Chad Forbes recently reported that the Minnesota Vikings are looking to trade up with the Tampa Bay Buccaneers to get in front of the Denver Broncos for one of the draft’s top wide receivers.
The Vikings obviously have a gaping hole at wideout after trading away star receiver Stefon Diggs. However, they also now possess a plethora of draft picks (12) in the upcoming 2020 NFL draft, including two first-rounders.
Here, we will take a look at what such a trade could look like.
Based on the old Jimmy Johnson trade value chart, the Buccaneers’ 14th overall pick is worth 1,100 points. The Vikings’ first-round picks are worth 780 (22nd overall) and 720 (25th overall), respectively.
This leaves either 320 or 380 points for Minnesota to make up. Their second-round pick (58th overall) is worth exactly 320 points, so, by the old chart, the Vikings would simply send their Nos. 22 and 58 selections to the Buccaneers in exchange for No. 14 overall.
If they wanted to use the 25th pick, they would have to sweeten the deal with their fourth-rounder (132nd. overall, 40 points) and either their fifth (155th, 28.2 points) or both of their sixths (201st, 9.8; 205th, 8.2).
However, the Jimmy Johnson trade chart is obsolete. Over time, teams have adjusted their estimated values of draft picks. The Johnson chart vastly overvalued first-round picks in comparison with picks from subsequent rounds.
Last year, Bill Belichick spoke about the universal adjustments in the chart over the years and where teams are at now with respect to draft pick values:
“I would say that, in general, the trades over the last several years for the most part have been, let’s call them within 5 to 10 percent, pretty equitable trades,” Belichick said. “So, for you to have a chart that’s different than the other 31 charts isn’t really that productive because now we’re just arguing about which chart – ‘My chart says this. Your chart says that.’ . . . I would say everybody probably uses about the same value chart. I’d say in our draft trade negotiations through the years, especially the last two or three years, there hasn’t been a lot of, ‘My chart says this. Your chart says that.’ Now 10 or 15 years ago there was some of that. ‘Oh, here’s what we think it should be.’ Well, the other team’s in a different ballpark because they’re looking at a different chart.”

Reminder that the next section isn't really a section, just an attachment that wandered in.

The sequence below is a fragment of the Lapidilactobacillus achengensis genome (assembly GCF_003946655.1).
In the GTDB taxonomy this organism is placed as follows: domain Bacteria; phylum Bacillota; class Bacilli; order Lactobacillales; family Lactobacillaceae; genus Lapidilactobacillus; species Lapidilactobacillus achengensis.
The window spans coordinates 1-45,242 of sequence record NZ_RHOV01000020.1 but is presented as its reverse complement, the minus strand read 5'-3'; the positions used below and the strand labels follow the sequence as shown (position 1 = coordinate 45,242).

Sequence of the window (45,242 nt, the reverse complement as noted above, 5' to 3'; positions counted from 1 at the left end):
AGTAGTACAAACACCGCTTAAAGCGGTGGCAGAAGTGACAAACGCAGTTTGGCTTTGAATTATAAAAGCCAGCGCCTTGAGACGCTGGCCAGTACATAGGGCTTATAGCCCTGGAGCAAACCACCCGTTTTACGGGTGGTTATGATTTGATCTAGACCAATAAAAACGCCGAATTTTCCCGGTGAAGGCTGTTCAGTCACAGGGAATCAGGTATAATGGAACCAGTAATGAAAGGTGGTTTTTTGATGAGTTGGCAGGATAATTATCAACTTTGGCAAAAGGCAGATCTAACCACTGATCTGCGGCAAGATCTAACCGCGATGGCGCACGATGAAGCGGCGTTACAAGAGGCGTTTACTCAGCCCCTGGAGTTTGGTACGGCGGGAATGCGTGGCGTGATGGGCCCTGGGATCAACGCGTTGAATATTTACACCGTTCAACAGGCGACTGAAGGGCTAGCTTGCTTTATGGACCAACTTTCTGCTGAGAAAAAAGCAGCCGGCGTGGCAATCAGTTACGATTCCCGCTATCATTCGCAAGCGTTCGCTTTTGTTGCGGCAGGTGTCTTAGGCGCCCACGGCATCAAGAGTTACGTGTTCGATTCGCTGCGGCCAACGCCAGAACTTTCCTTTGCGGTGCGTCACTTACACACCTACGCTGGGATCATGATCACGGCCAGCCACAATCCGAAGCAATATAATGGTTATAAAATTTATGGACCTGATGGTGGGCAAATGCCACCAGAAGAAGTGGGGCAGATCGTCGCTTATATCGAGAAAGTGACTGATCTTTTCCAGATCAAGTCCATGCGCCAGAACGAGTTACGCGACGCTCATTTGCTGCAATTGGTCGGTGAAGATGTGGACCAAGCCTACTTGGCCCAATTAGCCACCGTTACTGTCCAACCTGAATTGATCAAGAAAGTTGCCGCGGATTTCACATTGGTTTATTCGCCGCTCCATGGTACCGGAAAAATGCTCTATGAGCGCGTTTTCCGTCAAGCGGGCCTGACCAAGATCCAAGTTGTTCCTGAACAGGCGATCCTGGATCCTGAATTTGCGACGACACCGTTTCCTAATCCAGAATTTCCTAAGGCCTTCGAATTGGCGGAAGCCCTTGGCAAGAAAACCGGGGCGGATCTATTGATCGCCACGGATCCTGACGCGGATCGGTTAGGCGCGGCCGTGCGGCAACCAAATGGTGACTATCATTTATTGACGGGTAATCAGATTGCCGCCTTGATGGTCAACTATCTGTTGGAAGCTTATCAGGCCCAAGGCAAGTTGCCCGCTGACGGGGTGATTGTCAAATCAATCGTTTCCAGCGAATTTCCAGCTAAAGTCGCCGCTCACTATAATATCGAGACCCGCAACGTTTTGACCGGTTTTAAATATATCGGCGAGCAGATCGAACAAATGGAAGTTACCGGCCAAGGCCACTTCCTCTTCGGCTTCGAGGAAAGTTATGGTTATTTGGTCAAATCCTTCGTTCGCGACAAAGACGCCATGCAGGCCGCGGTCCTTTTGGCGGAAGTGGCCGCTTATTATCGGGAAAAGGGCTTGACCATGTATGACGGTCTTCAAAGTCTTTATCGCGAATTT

Now, there is no published example of the chart used by NFL teams so we will be working with a chart created by Rich Hill from Pats Pulpit as an approximation of what teams may be working from now.
In Hill’s chart, the Buccaneers’ 14th overall pick is worth 325 points. The Vikings’ firsts are worth 253 (No. 22) and 230 (No. 25), leaving 72 or 95 points to make up with additional picks. Minnesota’s second-rounder is worth 93 points, making it an almost perfect match with their later first-round pick, but, if the chart is accurate, is too much value to give up to move up from No. 22 to 14.
However, what if two of the top three receivers are gone and the Vikings feel like they have no choice? Maybe the Buccaneers could squeeze a little harder.
Instead, they would presumably offer both of their third-round selections (No. 89 overall, 46 points; No. 105 overall, 31 points) if they felt a second-round pick was, in fact, too rich for their blood.
This would leave Tampa Bay with two obvious scenarios: Either move from 14th to 22nd and collect two third-round picks or move further back to No. 25 and receive an extra second.
There could, of course, be many other scenarios the teams could consider. Maybe the Vikings would prefer to spread things out a bit more, offering instead their earlier third (89th, 46 points), fourth (132nd, 17 points) and fifth (155th, 11 points) to jump from No. 22 up to No. 14.
It’s also possible a veteran player or picks from next year’s draft (less likely considering Tampa’s perceived urgency for the 2020 season) could be included. Leverage could also be an issue.
Therefore, there are multiple scenarios that the teams will likely discuss between now and April 23. As any trade would be dependent on both a wide receiver that Minnesota likes being available at No. 14 and the top four tackles already being off the board for the Buccaneers to be willing to move, we almost certainly won’t see a trade until Tampa Bay is on the clock.